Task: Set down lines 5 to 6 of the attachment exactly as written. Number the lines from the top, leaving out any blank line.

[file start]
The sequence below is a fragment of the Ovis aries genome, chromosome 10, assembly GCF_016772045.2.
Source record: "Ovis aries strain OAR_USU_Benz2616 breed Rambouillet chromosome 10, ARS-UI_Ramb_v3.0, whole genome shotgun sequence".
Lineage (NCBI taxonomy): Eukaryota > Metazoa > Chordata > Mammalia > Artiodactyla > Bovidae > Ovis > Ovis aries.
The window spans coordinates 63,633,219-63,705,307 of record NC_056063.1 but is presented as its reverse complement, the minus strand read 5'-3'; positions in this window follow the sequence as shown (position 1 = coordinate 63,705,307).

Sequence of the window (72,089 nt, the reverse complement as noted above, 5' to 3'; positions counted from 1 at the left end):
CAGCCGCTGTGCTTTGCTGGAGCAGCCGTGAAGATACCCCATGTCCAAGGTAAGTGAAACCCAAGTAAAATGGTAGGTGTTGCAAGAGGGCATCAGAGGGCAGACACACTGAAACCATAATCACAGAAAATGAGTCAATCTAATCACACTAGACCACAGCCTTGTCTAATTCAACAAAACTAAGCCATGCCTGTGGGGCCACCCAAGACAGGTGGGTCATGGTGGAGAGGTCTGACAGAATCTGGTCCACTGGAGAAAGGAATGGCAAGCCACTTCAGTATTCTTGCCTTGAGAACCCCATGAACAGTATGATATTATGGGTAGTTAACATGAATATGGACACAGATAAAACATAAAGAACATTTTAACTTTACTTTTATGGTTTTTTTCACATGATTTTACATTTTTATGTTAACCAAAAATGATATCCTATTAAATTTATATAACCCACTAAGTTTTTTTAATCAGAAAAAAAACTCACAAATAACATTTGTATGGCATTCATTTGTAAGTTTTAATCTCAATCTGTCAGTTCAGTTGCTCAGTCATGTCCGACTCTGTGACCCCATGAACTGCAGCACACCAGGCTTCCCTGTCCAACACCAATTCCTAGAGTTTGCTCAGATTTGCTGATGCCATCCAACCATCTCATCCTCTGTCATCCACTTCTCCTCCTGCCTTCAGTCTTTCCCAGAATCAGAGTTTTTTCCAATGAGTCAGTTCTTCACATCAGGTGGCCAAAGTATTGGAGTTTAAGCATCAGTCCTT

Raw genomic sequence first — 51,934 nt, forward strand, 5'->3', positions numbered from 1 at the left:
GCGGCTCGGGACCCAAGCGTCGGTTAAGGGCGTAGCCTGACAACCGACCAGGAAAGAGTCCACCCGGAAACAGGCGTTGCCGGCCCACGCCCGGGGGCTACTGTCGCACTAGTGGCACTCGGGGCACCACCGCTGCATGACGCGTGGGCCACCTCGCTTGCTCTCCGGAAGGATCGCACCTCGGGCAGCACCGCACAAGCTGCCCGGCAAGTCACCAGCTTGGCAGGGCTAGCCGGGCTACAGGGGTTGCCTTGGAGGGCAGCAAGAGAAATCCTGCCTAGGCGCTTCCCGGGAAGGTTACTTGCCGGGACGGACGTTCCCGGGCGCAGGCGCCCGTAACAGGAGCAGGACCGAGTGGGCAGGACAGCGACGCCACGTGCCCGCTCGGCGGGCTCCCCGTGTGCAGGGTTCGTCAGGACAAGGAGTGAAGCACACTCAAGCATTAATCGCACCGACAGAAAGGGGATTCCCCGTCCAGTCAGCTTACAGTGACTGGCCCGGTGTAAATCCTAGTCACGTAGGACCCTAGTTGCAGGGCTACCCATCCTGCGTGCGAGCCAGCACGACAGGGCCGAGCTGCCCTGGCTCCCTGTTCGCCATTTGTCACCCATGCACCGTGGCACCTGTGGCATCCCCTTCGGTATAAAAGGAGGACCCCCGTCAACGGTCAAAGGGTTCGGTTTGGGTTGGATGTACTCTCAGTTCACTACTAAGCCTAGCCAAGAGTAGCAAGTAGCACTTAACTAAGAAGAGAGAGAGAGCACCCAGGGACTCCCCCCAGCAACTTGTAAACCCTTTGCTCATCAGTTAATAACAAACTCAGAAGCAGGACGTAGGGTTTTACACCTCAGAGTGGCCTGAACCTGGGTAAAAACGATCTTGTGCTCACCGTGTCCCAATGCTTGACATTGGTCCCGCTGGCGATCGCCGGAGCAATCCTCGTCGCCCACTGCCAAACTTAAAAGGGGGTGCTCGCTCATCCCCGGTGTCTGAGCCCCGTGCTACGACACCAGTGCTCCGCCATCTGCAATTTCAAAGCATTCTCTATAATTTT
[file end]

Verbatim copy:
Sequence of the window (72,089 nt, the reverse complement as noted above, 5' to 3'; positions counted from 1 at the left end):
CAGCCGCTGTGCTTTGCTGGAGCAGCCGTGAAGATACCCCATGTCCAAGGTAAGTGAAACCCAAGTAAAATGGTAGGTGTTGCAAGAGGGCATCAGAGGGCAGACACACTGAAACCATAATCACAGAAAATGAGTCAATCTAATCACACTAGACCACAGCCTTGTCTAATTCAACAAAACTAAGCCATGCCTGTGGGGCCACCCAAGACAGGTGGGTCATGGTGGAGAGGTCTGACAGAATCTGGTCCACTGGAGAAAGGAATGGCAAGCCACTTCAGTATTCTTGCCTTGAGAACCCCATGAACAGTATGATATTATGGGTAGTTAACATGAATATGGACACAGATAAAACATAAAGAACATTTTAACTTTACTTTTATGGTTTTTTTCACATGATTTTACATTTTTATGTTAACCAAAAATGATATCCTATTAAATTTATATAACCCACTAAGTTTTTTTAATCAGAAAAAAAACTCACAAATAACATTTGTATGGCATTCATTTGTAAGTTTTAATCTCAATCTGTCAGTTCAGTTGCTCAGTCATGTCCGACTCTGTGACCCCATGAACTGCAGCACACCAGGCTTCCCTGTCCAACACCAATTCCTAGAGTTTGCTCAGATTTGCTGATGCCATCCAACCATCTCATCCTCTGTCATCCACTTCTCCTCCTGCCTTCAGTCTTTCCCAGAATCAGAGTTTTTTCCAATGAGTCAGTTCTTCACATCAGGTGGCCAAAGTATTGGAGTTTAAGCATCAGTCCTT